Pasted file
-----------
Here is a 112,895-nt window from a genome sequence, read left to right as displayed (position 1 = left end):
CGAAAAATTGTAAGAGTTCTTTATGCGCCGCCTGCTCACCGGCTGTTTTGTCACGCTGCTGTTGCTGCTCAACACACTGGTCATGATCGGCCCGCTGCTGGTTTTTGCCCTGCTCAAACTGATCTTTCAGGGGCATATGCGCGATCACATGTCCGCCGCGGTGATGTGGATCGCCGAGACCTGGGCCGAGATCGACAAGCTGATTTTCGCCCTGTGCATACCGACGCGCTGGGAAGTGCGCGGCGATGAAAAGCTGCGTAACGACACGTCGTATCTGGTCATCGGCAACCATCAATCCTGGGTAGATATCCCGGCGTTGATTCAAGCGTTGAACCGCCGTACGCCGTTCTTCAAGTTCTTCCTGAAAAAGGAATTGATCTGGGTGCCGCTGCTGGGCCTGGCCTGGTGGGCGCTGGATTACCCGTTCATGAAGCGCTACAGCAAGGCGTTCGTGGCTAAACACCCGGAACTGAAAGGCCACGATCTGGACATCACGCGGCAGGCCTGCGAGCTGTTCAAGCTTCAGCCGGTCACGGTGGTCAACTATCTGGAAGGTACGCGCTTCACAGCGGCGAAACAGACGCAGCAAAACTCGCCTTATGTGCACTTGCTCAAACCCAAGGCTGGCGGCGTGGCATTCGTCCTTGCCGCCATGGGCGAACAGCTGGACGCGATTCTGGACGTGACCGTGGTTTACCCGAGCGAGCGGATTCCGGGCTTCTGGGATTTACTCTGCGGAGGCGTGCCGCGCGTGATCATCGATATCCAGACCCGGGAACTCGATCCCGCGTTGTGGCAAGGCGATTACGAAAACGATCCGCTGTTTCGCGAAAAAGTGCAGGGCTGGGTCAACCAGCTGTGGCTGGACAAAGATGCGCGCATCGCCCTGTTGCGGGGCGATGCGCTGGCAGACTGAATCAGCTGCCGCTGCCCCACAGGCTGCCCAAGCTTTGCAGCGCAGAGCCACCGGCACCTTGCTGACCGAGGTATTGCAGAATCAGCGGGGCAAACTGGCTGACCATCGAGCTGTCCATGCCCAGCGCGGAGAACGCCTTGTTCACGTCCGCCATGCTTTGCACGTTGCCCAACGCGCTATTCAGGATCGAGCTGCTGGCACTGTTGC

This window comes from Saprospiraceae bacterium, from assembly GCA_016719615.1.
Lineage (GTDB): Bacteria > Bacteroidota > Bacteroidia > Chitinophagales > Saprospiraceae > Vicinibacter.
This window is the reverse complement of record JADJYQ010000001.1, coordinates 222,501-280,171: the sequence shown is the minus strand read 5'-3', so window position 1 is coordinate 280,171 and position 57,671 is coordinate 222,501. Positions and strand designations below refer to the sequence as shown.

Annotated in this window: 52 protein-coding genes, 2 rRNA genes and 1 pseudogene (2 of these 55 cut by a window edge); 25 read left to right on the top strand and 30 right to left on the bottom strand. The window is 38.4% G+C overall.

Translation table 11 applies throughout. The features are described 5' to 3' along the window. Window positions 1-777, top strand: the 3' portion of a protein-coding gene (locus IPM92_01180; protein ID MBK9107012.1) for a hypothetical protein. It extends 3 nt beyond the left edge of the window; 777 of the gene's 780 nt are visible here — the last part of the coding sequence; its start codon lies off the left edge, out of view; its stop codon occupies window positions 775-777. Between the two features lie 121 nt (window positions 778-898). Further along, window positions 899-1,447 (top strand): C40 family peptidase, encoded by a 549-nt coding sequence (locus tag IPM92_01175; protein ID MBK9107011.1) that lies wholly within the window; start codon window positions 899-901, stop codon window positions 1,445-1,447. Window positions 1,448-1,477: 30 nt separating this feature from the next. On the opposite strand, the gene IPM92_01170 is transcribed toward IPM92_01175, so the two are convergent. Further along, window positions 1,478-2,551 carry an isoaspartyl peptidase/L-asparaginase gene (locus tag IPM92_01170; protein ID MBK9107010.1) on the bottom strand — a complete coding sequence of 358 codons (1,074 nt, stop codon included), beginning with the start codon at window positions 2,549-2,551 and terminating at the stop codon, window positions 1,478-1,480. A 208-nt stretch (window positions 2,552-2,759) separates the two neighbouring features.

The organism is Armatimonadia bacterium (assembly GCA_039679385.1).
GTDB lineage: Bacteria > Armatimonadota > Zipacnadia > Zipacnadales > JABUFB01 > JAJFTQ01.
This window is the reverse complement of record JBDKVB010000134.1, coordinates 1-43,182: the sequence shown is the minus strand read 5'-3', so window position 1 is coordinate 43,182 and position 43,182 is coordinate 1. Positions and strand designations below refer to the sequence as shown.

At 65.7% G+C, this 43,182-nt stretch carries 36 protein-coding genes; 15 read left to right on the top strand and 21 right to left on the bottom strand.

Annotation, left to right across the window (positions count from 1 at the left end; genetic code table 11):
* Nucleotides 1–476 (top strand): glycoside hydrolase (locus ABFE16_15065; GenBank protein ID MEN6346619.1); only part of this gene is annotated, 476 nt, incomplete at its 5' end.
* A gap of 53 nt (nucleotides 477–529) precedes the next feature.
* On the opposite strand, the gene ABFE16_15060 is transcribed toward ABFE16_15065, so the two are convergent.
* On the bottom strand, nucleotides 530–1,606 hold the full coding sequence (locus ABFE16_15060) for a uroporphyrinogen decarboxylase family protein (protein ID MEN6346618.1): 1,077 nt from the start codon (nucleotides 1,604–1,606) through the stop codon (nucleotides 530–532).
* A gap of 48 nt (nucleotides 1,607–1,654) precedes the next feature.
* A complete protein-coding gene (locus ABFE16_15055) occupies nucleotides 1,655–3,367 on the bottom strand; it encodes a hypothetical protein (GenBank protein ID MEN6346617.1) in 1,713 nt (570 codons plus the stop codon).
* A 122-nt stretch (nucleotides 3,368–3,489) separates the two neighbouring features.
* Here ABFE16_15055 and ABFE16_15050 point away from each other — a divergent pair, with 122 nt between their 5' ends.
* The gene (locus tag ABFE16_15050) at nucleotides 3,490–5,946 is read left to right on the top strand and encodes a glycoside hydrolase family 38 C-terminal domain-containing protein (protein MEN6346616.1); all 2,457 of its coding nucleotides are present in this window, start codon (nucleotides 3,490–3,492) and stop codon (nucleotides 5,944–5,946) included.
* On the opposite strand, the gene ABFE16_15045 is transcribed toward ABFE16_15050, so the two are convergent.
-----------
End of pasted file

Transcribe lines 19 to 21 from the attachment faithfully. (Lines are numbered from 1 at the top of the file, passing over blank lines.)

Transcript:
* A 122-nt stretch (nucleotides 3,368–3,489) separates the two neighbouring features.
* Here ABFE16_15055 and ABFE16_15050 point away from each other — a divergent pair, with 122 nt between their 5' ends.
* The gene (locus tag ABFE16_15050) at nucleotides 3,490–5,946 is read left to right on the top strand and encodes a glycoside hydrolase family 38 C-terminal domain-containing protein (protein MEN6346616.1); all 2,457 of its coding nucleotides are present in this window, start codon (nucleotides 3,490–3,492) and stop codon (nucleotides 5,944–5,946) included.